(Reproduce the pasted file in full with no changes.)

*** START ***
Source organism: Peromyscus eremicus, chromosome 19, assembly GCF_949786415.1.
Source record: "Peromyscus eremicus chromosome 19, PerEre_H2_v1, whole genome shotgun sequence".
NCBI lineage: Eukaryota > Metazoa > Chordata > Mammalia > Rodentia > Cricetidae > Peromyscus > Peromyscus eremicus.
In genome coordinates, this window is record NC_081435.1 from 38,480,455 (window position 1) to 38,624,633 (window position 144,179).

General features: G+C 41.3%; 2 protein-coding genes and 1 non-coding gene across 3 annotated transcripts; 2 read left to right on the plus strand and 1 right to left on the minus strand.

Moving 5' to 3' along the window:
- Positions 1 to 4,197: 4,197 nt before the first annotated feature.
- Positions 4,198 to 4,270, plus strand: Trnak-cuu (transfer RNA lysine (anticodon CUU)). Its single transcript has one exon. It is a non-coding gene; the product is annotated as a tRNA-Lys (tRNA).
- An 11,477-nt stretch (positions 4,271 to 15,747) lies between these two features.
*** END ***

Source organism: Peromyscus eremicus, chromosome 19, assembly GCF_949786415.1.
Source record: "Peromyscus eremicus chromosome 19, PerEre_H2_v1, whole genome shotgun sequence".
NCBI lineage: Eukaryota > Metazoa > Chordata > Mammalia > Rodentia > Cricetidae > Peromyscus > Peromyscus eremicus.
In genome coordinates, this window is record NC_081435.1 from 38,480,455 (window position 1) to 38,624,633 (window position 144,179).

General features: G+C 41.3%; 2 protein-coding genes and 1 non-coding gene across 3 annotated transcripts; 2 read left to right on the plus strand and 1 right to left on the minus strand.

Moving 5' to 3' along the window:
- Positions 1 to 4,197: 4,197 nt before the first annotated feature.
- Positions 4,198 to 4,270, plus strand: Trnak-cuu (transfer RNA lysine (anticodon CUU)). Its single transcript has one exon. It is a non-coding gene; the product is annotated as a tRNA-Lys (tRNA).
- An 11,477-nt stretch (positions 4,271 to 15,747) lies between these two features.